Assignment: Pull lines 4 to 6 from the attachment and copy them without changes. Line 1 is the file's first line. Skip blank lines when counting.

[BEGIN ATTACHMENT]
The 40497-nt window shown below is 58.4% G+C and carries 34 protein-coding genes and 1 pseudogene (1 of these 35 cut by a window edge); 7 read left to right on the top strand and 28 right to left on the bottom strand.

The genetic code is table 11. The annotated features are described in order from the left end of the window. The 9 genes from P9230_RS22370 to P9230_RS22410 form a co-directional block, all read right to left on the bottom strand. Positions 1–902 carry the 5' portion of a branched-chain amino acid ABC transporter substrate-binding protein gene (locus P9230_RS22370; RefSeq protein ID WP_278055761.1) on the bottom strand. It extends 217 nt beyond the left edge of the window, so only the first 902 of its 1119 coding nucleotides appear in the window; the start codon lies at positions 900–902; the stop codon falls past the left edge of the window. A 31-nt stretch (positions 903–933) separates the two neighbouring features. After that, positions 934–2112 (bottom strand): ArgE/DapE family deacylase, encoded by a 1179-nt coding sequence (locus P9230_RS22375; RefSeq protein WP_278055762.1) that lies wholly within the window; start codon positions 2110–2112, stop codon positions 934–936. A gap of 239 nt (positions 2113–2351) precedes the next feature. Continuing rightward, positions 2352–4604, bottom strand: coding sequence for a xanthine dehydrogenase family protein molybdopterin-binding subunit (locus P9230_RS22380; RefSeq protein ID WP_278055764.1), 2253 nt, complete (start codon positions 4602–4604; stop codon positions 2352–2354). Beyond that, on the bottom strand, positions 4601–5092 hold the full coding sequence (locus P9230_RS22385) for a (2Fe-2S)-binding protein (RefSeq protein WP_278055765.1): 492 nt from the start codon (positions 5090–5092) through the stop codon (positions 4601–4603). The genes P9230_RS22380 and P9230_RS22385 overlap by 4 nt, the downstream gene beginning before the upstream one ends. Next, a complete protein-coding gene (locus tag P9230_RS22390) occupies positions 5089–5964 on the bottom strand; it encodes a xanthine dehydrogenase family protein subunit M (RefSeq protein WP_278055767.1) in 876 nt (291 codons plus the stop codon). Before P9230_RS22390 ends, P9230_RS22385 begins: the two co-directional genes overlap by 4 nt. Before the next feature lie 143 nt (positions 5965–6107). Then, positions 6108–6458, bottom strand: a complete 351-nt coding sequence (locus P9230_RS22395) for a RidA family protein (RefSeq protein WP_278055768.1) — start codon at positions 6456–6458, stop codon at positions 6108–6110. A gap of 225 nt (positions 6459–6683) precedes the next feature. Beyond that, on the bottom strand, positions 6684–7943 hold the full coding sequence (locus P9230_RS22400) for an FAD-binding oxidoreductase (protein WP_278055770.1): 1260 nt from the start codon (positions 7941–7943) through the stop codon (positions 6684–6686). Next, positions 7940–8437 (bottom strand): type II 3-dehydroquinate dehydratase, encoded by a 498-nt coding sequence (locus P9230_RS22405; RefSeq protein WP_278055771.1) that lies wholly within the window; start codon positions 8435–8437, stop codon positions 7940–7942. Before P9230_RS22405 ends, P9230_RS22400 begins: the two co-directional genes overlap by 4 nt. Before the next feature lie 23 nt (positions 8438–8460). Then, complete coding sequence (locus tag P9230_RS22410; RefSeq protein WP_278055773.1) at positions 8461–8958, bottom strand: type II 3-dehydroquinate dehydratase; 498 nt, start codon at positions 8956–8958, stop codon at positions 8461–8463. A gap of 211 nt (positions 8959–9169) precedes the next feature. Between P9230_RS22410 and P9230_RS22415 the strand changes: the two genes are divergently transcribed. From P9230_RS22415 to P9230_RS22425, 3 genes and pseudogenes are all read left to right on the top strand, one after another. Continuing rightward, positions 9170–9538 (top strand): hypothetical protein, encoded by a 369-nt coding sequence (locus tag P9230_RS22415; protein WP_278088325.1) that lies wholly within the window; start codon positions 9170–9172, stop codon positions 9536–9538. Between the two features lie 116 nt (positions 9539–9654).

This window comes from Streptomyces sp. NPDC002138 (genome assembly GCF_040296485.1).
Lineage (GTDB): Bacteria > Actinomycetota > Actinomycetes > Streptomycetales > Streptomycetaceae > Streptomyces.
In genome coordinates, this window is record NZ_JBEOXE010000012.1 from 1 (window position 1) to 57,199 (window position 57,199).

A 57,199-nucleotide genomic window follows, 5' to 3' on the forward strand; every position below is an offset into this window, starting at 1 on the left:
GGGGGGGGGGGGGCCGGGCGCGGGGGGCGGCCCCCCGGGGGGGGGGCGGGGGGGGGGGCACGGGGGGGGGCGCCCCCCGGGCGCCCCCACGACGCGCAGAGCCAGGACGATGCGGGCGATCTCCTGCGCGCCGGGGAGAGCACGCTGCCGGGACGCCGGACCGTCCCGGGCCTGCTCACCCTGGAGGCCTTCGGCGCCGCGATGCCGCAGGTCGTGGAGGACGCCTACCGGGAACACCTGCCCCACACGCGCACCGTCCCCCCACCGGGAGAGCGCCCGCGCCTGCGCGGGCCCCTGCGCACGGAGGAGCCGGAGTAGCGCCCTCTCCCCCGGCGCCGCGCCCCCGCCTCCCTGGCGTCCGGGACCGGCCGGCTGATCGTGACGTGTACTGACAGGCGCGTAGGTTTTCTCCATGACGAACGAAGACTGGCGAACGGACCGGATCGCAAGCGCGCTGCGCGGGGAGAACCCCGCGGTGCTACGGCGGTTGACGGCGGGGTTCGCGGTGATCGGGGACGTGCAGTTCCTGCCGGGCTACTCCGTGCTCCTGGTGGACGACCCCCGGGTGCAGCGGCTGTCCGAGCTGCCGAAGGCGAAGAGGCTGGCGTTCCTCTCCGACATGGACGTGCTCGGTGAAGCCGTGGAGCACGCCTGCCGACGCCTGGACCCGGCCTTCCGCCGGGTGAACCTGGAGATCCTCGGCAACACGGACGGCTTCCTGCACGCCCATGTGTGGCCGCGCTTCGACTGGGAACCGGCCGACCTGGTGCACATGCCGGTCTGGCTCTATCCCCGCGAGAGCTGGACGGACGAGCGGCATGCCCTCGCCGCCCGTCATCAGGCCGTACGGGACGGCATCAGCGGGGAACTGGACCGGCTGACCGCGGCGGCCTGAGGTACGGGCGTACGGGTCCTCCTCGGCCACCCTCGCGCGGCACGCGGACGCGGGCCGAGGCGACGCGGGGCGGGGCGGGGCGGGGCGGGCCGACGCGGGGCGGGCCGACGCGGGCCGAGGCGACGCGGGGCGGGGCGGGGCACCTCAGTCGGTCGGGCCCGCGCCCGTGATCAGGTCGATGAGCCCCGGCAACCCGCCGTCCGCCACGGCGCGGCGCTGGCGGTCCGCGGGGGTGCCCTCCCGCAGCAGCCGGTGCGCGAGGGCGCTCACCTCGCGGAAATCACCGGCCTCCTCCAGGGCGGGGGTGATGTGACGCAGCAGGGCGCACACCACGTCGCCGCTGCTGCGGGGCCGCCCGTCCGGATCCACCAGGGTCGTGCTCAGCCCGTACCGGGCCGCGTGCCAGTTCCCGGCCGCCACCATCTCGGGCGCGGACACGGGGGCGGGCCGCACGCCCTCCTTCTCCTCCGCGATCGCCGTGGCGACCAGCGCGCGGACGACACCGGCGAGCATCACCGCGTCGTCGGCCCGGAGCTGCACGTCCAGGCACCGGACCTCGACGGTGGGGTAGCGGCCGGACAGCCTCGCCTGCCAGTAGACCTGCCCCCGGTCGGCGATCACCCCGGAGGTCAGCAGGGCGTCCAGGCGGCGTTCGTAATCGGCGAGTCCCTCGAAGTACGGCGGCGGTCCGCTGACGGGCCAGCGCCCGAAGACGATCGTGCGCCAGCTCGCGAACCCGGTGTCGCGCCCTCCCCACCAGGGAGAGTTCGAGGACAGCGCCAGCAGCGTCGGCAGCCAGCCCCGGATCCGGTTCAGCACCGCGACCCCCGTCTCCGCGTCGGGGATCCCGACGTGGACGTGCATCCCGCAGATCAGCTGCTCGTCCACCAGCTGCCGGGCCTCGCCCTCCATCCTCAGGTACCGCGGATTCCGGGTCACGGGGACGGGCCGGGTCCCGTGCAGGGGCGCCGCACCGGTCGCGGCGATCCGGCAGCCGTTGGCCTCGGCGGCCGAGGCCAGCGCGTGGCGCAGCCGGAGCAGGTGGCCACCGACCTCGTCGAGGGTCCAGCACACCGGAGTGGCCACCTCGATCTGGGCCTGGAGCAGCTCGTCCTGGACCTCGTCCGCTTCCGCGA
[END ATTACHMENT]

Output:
Lineage (GTDB): Bacteria > Actinomycetota > Actinomycetes > Streptomycetales > Streptomycetaceae > Streptomyces.
In genome coordinates, this window is record NZ_JBEOXE010000012.1 from 1 (window position 1) to 57,199 (window position 57,199).

A 57,199-nucleotide genomic window follows, 5' to 3' on the forward strand; every position below is an offset into this window, starting at 1 on the left: